Prefrontal Activation Deficits During Episodic Memory in Schizophrenia

University of California-Davis Imaging Research Center, 4701 X St., Sacramento, CA 95817, USA.
American Journal of Psychiatry (Impact Factor: 12.3). 06/2009; 166(8):863-74. DOI: 10.1176/appi.ajp.2009.08091307
Source: PubMed


Episodic memory impairments represent a core deficit in schizophrenia that severely limits patients' functional outcome. This quantitative meta-analysis of functional imaging studies of episodic encoding and retrieval tests the prediction that these deficits are most consistently associated with dysfunction in the prefrontal cortex.
Activation likelihood estimation (ALE) was used to perform a quantitative meta-analysis of functional imaging studies that contrasted patients with schizophrenia and healthy volunteers during episodic encoding and retrieval. From a pool of 36 potential studies, 18 whole-brain studies in standard space that included a healthy comparison sample and low-level baseline contrast were selected.
As predicted, patients showed less prefrontal activation than comparison subjects in the frontal pole, dorsolateral and ventrolateral prefrontal cortex during encoding, and the dorsolateral prefrontal cortex and ventrolateral prefrontal cortex during retrieval. The ventrolateral prefrontal cortex encoding deficits were not present in studies that provided patients with encoding strategies, but dorsolateral prefrontal cortex deficits remained and were not secondary to group performance differences. The only medial temporal lobe finding was relatively greater patient versus comparison subject activation in the parahippocampal gyrus during encoding and retrieval.
The finding of prominent prefrontal dysfunction suggests that cognitive control deficits strongly contribute to episodic memory impairment in schizophrenia. Memory rehabilitation approaches developed for patients with frontal lobe lesions and pharmacotherapy approaches designed to improve prefrontal cortex function may therefore hold special promise for remediating memory deficits in patients with schizophrenia.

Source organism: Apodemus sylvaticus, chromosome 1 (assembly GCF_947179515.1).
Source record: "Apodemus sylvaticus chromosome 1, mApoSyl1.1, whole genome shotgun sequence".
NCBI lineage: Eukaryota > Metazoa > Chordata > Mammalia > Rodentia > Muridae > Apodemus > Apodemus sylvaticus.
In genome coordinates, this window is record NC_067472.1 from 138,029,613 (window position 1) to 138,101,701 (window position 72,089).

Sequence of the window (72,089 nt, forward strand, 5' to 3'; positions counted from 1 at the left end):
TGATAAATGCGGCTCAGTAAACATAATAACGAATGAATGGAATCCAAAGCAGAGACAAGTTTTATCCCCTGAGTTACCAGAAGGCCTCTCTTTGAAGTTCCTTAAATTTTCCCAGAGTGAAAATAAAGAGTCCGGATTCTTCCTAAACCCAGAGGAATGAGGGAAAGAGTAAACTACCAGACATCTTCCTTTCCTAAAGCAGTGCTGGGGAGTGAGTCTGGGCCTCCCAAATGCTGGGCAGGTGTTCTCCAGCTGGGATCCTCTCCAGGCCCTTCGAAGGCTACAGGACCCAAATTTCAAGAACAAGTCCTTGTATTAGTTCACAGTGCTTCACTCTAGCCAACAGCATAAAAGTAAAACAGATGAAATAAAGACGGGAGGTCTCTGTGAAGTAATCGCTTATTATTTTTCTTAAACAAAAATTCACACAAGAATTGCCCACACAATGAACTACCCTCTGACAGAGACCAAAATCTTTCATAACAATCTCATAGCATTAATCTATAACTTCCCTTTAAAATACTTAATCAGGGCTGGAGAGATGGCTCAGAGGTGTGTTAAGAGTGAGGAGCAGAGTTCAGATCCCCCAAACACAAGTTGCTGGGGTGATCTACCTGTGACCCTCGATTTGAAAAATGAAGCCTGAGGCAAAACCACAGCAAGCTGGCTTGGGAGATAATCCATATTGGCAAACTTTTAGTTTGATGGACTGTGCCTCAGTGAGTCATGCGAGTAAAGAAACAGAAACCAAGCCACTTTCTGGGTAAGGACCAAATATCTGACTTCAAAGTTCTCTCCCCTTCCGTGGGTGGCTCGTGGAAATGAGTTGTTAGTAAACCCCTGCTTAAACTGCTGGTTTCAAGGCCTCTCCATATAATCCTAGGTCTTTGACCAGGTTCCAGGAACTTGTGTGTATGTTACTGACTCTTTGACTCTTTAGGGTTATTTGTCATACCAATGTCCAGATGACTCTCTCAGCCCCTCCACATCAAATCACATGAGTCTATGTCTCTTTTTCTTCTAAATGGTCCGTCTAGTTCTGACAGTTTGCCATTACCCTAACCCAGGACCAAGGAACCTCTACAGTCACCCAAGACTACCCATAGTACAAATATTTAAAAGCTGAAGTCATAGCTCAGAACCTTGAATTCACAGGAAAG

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Available from: John D Ragland,
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    • "For example, an fMRI meta-analysis (Ragland et al., 2009), found that the most consistent reductions in task-related activation in schizophrenia during encoding and retrieval were in the lateral PFC. Moreover, PFC dysfunction and associated memory deficits were reduced when cognitive control demands were minimized by providing incidental encoding strategies (Bonner-Jackson et al., 2005; Ragland et al., 2005, 2009). However, the lateral prefrontal cortex is composed of functionally and anatomically distinct subregions (D'Esposito et al., 1999; Petrides, 2000; Petrides et al., 2002), and the regional specificity of these episodic memory related PFC deficits in SZ is not well established. "
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    ABSTRACT: Background: Dorsal (DLPFC) and ventral (VLPFC) subregions in lateral prefrontal cortex play distinct roles in episodic memory, and both are implicated in schizophrenia. We test the hypothesis that schizophrenia differentially impairs DLPFC versus VLPFC control of episodic encoding. Methods: Cognitive control was manipulated by requiring participants to encode targets and avoid encoding non-targets based upon stimulus properties of test stimuli. The more automatic encoding response (target versus non-target) was predicted to engage VLPFC in both groups. Conversely, having to overcome the prepotent encoding response (non-targets versus targets) was predicted to produce greater DLPFC activation in controls than in patients. Encoding occurred during event-related fMRI in a sample of 21 individuals with schizophrenia and 30 healthy participants. Scanning was followed by recognition testing outside the scanner. Results: Patients were less successful differentially remembering target versus non-target stimuli, and retrieval difficulties correlated with more severe disorganized symptoms. As predicted, the target versus non-target contrast activated the VLPFC and correlated with retrieval success in both groups. Conversely, the non-target versus target contrast produced greater DLPFC activation in controls than in patients, and DLPFC activation correlated with performance only in controls. Conclusion: Individuals with schizophrenia can successfully engage the VLPFC to provide control over semantic encoding of individual items, but are specifically impaired at engaging the DLPFC to main context for task-appropriate encoding and thereby generate improved memory for target versus non-target items. This extends previous cognitive control models based on response selection tasks to the memory domain.